Have you read Dan Brown's Angels & Demons book or watched the movie, in which symbologist Robert Langdon tries to stop a legendary secret society Illuminati from destroying Vatican City with the newly discovered power of antimatter stored in a canister?

In the story, scientists have solved one of the most complicated scientific problems: the capture and storage of antimatter. In the real life, capturing atomic antimatter has not yet been achieved.

But now, scientists at European Organization for Nuclear Research (CERN), were successful in trapping antimatter for over 16 minutes, long enough to begin to study their properties in detail.

Now, scientists are planning to start performing measurements on trapped antihydrogen later this year.

Among the various steps, scientists now planning to illuminate the trapped anti-atoms with microwaves, to determine if they absorb exactly the same frequencies (or energies) as their matter cousins.

Scientists are also preparing to measure the influence of gravity on antimatter, which will soon be investigated with antihydrogen.

In particle physics, antimatter is the extension of the concept of the antiparticle to matter, where antimatter is composed of antiparticles in the same way that normal matter is composed of particles. 

According to the Dan Brown's book, antimatter is an extremely dangerous substance with immense destructive potential, which is unleashed upon contact with any form of normal matter, and is even comparable to a small nuclear weapon.

It is said that when big bang happened, both matter and antimatter have existed in equal proportion. But, the researchers have been puzzled over the disappearance of antimatter from the universe.

As a result, nature seems to have a slight preference for matter, which allows our universe and everything in it to exist.

The key factor that makes the latest achievement is it helps probing nature's preference for matter by comparing hydrogen atoms with their antimatter counterparts.  

 We can keep the antihydrogen atoms trapped for 1000 seconds, explained ALPHA spokesperson Jeffrey Hangst of Aarhus University. This is long enough to begin to study them - even with the small number that we can catch so far.

ALPHA is part of a broad programme at CERN's antiproton decelerator (AD) probing the mysteries of one of nature's most elusive substances.

The trapping of antiatoms will allow antihydrogen to be mapped precisely using laser or microwave spectroscopy so that it can be compared to the hydrogen atom, which is among the best-known systems in physics.  

Some 300 trapped antiatoms are reported to have been studied in the latest achievement, according to a paper published online by the journal Nature Physics.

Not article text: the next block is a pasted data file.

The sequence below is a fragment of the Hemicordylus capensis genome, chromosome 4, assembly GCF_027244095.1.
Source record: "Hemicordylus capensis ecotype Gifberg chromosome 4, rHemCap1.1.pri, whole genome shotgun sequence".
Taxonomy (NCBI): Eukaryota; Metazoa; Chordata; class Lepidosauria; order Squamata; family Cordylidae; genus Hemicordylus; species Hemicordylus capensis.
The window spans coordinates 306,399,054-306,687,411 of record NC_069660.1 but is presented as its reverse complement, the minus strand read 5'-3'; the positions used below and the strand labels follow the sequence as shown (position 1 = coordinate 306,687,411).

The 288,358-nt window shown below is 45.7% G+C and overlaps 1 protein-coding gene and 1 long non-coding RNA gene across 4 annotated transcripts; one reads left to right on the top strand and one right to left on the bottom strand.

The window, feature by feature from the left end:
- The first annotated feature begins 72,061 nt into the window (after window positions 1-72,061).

Another important consequence of trapping antihydrogen for long periods is that the antiatoms have time to relax into their ground state, which will allow ALPHA to conduct the precision measurements necessary to investigate a symmetry known as CPT.

Symmetries in physics describe how processes look under certain transformations. C, for example, involves swapping the electric charges of the particles involved in the process. P is like looking in the mirror, while T involves reversing the arrow of time.

In the past, American scientist Jeffrey Hangst and his colleagues, from Britain, Brazil, Canada, Israel and the United States, trapped 38 anti-hydrogen atoms for more than 170 milliseconds, according to a paper submitted to the science journal Nature. Following their first success, the team managed to hold the anti-atoms for longer time-spans.

But, now scientists at CERN have trapped antimatter for 1000 seconds.

Trapping antimatter is tricky. When matter and antimatter get too close, they destroy each other, in a kind of explosion, leaving behind the energy which made them. The challenge is cooling the atoms off enough, 272 degrees below zero, so that they are slow enough to be trapped in a magnetic storage device.

An antihydrogen atom is made from a negatively charged antiproton and a positively charged positron, the antimatter counterpart of the electron.

Antimatter--- Not Cheap

The term antimatter was coined by Arthur Schuster in 1898. In his two letters to Nature, Schuster hypothesized antiatoms, whole antimatter solar systems and discussed the possibility of matter and antimatter annihilating each other. The modern theory of antimatter began in 1928, with a paper by physicist Paul Dirac.

Scientists claim antimatter is the costliest material to make. In 2006, Gerald Smith, founder of Positronics Research in Santa Fe, New Mexico, estimated $250 million could produce 10 milligrams of positrons (equivalent to $25 billion per gram). In 1999, NASA estimated that producing one gram of antimatter would cost $62.5 trillion.

The production of antimatter is a costly as only a few antiprotons are produced in reactions in particle accelerators, besides the higher demand for the other uses of particle accelerators.

According to CERN, it has cost a few hundred million Swiss Francs to produce about 1 billionth of a gram (the amount used so far for particle/antiparticle collisions).

NASA Institute for Advanced Concepts-funded studies are exploring whether it might be possible to use magnetic scoops to collect the antimatter that occurs naturally in the Van Allen belt around the Earth. The other possible place to collect them would be from the belts of gas giants like Jupiter.